November 3, 2008 (venezuelanalysis.com)– The president of Venezuela, Hugo Chávez, said he is willing to work together with Barack Obama to repair diplomatic relations with the United States if Obama becomes the next president.
"I am willing to sit down and converse on equal footing and with respect," said Chávez during the inauguration of the construction of a new international airport in the state of Barinas.
Venezuela-U.S. relations have been tense for most of Chávez's ten years as president, but they fell apart last September when Venezuela expelled U.S. Ambassador Patrick Duddy on suspicion that the Bush administration was helping destabilize and overthrow the governments of Venezuela and Bolivia.
"We do not ask [Obama] to be revolutionary or socialist, no… we hope he will rise to the occasion of what is occurring in the world, and to the hope that the majority of the world has for a world of peace," said Chávez.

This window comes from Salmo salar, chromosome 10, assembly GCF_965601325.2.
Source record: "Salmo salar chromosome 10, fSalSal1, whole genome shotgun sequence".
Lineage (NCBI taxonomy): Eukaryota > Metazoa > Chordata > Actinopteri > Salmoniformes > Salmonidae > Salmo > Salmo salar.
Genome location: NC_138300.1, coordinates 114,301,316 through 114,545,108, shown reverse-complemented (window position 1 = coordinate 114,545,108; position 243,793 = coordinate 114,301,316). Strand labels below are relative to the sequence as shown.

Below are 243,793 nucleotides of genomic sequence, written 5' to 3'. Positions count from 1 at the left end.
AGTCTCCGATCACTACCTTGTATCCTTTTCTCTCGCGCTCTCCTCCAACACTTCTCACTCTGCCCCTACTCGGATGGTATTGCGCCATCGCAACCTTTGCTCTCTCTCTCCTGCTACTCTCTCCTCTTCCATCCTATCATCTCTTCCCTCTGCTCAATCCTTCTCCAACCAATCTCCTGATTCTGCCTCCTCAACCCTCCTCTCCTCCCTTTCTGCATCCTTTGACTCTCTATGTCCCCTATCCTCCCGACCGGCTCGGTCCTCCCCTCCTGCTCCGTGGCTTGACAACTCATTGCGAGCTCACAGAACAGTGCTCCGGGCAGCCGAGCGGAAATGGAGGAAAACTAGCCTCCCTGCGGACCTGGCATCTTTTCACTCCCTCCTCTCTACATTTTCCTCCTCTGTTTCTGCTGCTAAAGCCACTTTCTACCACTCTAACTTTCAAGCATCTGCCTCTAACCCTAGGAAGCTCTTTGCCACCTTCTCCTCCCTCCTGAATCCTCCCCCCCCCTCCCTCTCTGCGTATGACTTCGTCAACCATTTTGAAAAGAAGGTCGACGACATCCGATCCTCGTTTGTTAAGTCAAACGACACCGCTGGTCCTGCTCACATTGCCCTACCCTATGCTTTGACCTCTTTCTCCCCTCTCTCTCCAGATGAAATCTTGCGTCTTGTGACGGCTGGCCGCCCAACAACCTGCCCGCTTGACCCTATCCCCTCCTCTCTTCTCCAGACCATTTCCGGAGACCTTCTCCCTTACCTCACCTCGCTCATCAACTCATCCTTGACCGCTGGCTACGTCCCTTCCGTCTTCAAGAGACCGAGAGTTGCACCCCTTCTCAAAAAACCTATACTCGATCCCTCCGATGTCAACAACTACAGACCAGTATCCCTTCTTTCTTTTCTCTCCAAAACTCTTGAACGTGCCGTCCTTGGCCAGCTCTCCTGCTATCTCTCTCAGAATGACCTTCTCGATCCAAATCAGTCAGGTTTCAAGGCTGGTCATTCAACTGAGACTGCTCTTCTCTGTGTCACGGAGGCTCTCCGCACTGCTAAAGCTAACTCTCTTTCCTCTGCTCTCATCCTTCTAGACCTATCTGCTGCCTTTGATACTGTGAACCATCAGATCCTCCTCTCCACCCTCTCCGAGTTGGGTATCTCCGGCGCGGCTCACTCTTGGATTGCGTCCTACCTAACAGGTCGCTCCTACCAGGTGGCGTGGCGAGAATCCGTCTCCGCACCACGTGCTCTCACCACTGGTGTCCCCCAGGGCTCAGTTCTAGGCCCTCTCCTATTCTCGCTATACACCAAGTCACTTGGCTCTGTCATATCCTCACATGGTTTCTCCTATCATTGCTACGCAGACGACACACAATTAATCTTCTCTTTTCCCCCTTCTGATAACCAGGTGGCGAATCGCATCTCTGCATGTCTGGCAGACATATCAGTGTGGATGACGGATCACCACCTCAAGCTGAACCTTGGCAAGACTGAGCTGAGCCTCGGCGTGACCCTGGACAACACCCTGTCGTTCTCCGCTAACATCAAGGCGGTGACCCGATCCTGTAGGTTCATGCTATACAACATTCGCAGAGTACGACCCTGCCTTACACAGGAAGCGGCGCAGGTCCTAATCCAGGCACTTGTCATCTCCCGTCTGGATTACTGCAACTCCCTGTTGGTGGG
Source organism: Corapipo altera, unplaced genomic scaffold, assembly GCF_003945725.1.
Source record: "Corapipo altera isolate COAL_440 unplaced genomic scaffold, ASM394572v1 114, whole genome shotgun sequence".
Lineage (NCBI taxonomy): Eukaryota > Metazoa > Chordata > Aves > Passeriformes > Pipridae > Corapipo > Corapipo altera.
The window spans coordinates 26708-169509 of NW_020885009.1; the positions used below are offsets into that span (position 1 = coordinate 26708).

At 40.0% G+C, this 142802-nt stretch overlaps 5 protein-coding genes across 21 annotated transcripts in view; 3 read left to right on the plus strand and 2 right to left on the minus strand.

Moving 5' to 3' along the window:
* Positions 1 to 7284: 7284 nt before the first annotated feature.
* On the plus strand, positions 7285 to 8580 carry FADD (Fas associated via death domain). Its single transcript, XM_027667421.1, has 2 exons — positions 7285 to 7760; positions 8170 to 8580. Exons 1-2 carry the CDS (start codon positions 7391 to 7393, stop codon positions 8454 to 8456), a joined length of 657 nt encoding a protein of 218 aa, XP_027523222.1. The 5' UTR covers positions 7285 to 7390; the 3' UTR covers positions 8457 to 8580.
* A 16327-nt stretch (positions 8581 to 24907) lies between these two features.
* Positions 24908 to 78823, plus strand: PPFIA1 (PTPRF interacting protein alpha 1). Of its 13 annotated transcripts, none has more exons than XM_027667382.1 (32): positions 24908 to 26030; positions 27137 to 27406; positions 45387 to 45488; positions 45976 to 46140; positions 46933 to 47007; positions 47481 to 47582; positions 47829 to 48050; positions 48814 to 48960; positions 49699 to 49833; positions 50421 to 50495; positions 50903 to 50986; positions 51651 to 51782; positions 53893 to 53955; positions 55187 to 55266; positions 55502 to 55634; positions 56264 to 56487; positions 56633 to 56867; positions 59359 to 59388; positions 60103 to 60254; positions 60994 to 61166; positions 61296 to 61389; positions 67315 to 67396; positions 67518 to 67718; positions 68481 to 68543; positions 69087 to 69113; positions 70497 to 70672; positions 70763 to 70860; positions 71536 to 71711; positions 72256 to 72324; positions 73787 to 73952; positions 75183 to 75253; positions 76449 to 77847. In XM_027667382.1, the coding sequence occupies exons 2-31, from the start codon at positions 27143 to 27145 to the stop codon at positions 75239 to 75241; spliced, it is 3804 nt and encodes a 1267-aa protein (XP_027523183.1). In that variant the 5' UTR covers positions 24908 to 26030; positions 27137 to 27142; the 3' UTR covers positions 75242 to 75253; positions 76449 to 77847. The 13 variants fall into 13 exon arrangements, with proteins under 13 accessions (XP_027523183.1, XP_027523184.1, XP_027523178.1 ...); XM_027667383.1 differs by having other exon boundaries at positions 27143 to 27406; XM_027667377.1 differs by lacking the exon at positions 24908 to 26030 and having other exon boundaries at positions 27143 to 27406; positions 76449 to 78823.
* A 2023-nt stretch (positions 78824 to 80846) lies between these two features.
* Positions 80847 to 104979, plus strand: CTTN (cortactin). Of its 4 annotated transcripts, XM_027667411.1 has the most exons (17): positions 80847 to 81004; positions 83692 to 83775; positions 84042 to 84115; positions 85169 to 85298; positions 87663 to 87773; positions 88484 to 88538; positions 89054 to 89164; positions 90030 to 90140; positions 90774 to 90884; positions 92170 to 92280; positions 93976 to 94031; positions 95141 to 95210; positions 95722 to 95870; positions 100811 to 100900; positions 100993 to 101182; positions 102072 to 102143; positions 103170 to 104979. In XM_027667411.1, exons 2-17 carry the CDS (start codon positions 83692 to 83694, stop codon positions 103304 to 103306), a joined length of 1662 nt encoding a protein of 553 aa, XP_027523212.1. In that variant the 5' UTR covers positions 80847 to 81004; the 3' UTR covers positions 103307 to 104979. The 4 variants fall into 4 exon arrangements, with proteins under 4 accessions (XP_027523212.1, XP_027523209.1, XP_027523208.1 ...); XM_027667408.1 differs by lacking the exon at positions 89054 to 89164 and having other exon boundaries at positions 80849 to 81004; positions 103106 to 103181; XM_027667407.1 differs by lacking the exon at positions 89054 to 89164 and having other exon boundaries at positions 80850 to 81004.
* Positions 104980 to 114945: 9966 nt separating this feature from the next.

"For a black man to become president of the United States is not a small thing," Chávez added. "The entire world is watching."
Chávez said if Obama becomes president, he should eliminate the U.S.-imposed embargo on Cuba, which 185 countries in the United Nations General Assembly rejected last month. Chávez also urged Obama to take U.S. troops out of Iraq, and to stop threatening Iran, Venezuela, and "the world."
Chávez has expressed his willingness on several occasions to have a dialogue with the next president of the U.S., whomever that may be.
Democratic Senator Barack Obama has referred to Chávez as a "demagogue" who leads an "authoritarian government," while Republican Senator John McCain called Chávez a "dictator."
Even so, Obama has not retracted his offer to converse with Chávez without preconditions, despite being heavily criticized by the McCain campaign for his willingness to do so.
"God-willing, we will enter into another era with our differences," Chávez concluded Saturday. He asserted that Venezuela is set on its "revolutionary" and "socialist" path, and that "the United States should be a world power, but not an empire."